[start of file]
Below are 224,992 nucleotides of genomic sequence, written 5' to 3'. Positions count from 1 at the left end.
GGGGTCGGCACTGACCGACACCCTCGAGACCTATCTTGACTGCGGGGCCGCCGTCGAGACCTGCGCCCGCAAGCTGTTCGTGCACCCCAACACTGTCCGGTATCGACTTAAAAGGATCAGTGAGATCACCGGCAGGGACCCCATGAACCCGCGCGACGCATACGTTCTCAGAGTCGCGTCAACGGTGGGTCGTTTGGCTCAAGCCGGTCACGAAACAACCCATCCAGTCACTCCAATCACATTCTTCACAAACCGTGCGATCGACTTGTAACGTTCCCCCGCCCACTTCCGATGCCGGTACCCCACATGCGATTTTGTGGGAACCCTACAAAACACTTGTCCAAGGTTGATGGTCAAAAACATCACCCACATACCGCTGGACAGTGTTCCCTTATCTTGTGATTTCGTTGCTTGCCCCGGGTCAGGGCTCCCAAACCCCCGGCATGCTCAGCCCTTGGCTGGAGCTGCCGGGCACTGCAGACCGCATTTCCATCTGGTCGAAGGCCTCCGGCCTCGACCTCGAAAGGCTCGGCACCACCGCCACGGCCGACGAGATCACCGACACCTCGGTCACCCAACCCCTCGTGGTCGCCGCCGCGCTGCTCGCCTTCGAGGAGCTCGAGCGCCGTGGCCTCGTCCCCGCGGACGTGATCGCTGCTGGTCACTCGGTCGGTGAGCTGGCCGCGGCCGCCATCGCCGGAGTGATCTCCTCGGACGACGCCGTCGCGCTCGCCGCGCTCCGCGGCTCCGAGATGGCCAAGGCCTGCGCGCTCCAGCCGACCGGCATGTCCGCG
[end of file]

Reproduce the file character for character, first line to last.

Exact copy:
Below are 224,992 nucleotides of genomic sequence, written 5' to 3'. Positions count from 1 at the left end.
GGGGTCGGCACTGACCGACACCCTCGAGACCTATCTTGACTGCGGGGCCGCCGTCGAGACCTGCGCCCGCAAGCTGTTCGTGCACCCCAACACTGTCCGGTATCGACTTAAAAGGATCAGTGAGATCACCGGCAGGGACCCCATGAACCCGCGCGACGCATACGTTCTCAGAGTCGCGTCAACGGTGGGTCGTTTGGCTCAAGCCGGTCACGAAACAACCCATCCAGTCACTCCAATCACATTCTTCACAAACCGTGCGATCGACTTGTAACGTTCCCCCGCCCACTTCCGATGCCGGTACCCCACATGCGATTTTGTGGGAACCCTACAAAACACTTGTCCAAGGTTGATGGTCAAAAACATCACCCACATACCGCTGGACAGTGTTCCCTTATCTTGTGATTTCGTTGCTTGCCCCGGGTCAGGGCTCCCAAACCCCCGGCATGCTCAGCCCTTGGCTGGAGCTGCCGGGCACTGCAGACCGCATTTCCATCTGGTCGAAGGCCTCCGGCCTCGACCTCGAAAGGCTCGGCACCACCGCCACGGCCGACGAGATCACCGACACCTCGGTCACCCAACCCCTCGTGGTCGCCGCCGCGCTGCTCGCCTTCGAGGAGCTCGAGCGCCGTGGCCTCGTCCCCGCGGACGTGATCGCTGCTGGTCACTCGGTCGGTGAGCTGGCCGCGGCCGCCATCGCCGGAGTGATCTCCTCGGACGACGCCGTCGCGCTCGCCGCGCTCCGCGGCTCCGAGATGGCCAAGGCCTGCGCGCTCCAGCCGACCGGCATGTCCGCG